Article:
.. ed, cognitive distraction during sexual activity still had a statistically significant relationship with how satisfied women were with their sexual experience and how they viewed themselves as sexual partners. The concept of spectatoring described by Masters and Johnson (1970), and Barlow (1986) has also been proposed as an explanation in level of sexual experience. Faith and Schare (1993) hypothesized that individuals negatively focused on their bodily appearance would tend to be sexually avoidant and would therefore show lower levels of sexual experience than less self-focused individuals. Therapeutic Implications According to Masters and Johnson, the major task of therapy lies in overcoming performance fears and feelings of sexual inadequacy. Some significant forms of treatment revolve around developing more effective communication skills, practicing specific behaviors (i.e.:sensate focus exercises), and taking a closer look on the interactions within a couple and the functions of the sexual problems in the relationship (systems therapy). The fact that several studies have investigated the veracity of the interplay between cognitive distractions and sexual relationships, and continues to be regarded as an important etiological factor in sexual dysfunction requires us as therapists to incorporate some form of cognitive treatment in couples suffering from sexual dissatisfaction. Application of Self-focus For the purposes of demonstrating the importance of cognitive therapy in sexual relationships, let us consider the following example.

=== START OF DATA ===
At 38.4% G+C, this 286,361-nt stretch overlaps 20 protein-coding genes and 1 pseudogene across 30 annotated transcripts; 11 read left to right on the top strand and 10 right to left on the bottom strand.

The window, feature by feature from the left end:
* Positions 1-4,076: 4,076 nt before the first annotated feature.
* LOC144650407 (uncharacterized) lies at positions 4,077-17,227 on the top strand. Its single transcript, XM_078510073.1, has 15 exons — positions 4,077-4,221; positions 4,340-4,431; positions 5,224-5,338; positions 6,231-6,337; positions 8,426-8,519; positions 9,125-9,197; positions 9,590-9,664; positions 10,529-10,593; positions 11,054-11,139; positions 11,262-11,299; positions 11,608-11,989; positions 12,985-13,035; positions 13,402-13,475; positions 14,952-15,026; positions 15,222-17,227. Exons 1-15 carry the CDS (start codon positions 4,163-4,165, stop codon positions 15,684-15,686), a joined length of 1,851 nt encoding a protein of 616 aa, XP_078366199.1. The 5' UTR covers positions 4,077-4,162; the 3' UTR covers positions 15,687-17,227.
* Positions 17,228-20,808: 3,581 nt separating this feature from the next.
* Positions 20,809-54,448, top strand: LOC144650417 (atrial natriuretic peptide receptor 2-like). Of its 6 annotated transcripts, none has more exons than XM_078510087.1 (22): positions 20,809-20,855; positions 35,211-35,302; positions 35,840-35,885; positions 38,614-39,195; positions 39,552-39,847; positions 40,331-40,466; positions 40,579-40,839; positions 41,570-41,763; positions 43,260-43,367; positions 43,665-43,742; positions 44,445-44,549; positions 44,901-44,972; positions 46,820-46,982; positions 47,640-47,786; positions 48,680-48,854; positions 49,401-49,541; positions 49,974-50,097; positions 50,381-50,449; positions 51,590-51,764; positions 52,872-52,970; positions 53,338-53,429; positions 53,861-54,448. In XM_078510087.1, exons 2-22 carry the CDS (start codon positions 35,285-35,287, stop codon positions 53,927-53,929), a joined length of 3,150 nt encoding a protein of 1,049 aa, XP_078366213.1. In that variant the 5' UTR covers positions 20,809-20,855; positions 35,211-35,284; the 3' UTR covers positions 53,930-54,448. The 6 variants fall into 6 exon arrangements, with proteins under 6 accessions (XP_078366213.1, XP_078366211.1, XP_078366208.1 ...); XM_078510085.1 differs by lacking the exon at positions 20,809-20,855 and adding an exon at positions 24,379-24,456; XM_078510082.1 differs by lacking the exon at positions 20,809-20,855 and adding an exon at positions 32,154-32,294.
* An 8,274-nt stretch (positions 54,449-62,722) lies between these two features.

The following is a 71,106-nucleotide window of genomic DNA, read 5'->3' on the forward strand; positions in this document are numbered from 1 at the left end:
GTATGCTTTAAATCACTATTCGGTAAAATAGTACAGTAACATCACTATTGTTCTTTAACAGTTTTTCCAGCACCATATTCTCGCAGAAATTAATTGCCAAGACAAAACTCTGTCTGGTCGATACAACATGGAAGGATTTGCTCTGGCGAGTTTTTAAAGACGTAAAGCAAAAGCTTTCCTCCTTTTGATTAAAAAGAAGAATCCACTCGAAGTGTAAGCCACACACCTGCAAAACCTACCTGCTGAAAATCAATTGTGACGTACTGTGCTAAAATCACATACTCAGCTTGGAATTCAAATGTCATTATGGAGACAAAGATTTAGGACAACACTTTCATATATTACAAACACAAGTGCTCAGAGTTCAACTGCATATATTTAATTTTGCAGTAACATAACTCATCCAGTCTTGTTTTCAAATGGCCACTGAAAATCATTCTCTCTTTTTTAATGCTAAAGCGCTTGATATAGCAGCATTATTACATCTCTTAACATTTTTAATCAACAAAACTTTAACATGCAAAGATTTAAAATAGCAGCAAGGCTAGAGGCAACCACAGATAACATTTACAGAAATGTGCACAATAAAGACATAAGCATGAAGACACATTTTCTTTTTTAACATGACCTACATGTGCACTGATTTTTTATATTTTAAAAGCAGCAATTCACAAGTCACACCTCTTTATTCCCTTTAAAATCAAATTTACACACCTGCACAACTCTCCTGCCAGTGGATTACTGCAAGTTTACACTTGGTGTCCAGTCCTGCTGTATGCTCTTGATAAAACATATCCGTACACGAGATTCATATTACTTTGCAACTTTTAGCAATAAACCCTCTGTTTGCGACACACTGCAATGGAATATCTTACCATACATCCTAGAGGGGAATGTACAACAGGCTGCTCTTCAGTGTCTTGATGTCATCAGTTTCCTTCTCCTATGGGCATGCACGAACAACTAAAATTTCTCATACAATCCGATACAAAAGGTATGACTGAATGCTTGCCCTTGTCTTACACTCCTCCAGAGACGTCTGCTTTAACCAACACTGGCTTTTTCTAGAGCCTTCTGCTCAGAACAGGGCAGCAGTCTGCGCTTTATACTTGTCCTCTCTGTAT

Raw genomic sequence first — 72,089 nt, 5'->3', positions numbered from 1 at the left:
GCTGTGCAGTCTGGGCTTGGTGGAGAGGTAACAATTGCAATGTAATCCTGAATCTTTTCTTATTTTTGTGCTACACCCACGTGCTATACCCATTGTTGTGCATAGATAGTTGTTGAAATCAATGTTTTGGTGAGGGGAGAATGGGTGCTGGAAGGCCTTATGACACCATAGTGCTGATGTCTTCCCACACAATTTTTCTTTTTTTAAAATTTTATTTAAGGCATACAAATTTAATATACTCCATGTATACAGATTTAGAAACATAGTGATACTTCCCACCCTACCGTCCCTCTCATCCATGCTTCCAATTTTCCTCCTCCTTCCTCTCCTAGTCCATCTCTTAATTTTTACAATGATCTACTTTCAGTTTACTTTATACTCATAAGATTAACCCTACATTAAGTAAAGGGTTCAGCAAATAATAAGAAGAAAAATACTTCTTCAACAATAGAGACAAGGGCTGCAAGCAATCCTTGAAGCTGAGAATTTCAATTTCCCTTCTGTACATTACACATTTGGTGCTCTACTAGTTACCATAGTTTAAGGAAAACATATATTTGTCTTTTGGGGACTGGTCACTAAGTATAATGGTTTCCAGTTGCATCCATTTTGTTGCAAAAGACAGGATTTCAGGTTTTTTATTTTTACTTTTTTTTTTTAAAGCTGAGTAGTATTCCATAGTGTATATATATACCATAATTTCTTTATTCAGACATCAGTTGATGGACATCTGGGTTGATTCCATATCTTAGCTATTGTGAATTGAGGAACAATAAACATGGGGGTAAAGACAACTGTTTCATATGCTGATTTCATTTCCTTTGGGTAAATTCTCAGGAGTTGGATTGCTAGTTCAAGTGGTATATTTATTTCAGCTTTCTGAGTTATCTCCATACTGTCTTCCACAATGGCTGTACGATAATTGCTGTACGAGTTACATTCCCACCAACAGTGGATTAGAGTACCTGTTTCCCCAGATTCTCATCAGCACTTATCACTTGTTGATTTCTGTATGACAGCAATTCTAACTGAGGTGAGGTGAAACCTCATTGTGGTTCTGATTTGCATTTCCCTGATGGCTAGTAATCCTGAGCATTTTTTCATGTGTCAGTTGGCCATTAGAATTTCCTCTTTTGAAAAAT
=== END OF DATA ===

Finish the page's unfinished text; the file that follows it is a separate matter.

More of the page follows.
Mary and Tom are seeing a therapist concerning their sexual experience as a couple. Furthermore, Tom is experiencing difficulties with premature ejaculation. A common approach to this situation would include the technique of sensate focus. An essential guideline of this exercise involves sensual touching in the context of both partners remaining nude in each others presence. Undiscovered by the therapist, Mary is ashamed of her body and doesnt feel comfortable exposing herself under such terms. Mary is a shy, reserved woman who will try anything to help the sexual intimacy between herself and her husband, so she follows according to the plan.
When they come in for the following session, Tom bursts with anger complaining about the ineffectiveness of the exercise. What has occurred here is an example of a woman who is so intensely self-focused on her poor body image, and low sexual-esteem that she is unable to enjoy the intimacy of sex with her husband. As the sessions progress, Mary hesitatingly reveals to the therapist that she cannot focus on pleasure because she is distracted by other things. How can I relax knowing that my body looks like this? I hate the way I look; and I know that I am unappealing. Based on Marys statement about herself, she views herself negatively and holds the belief that others have the same assumptions of her.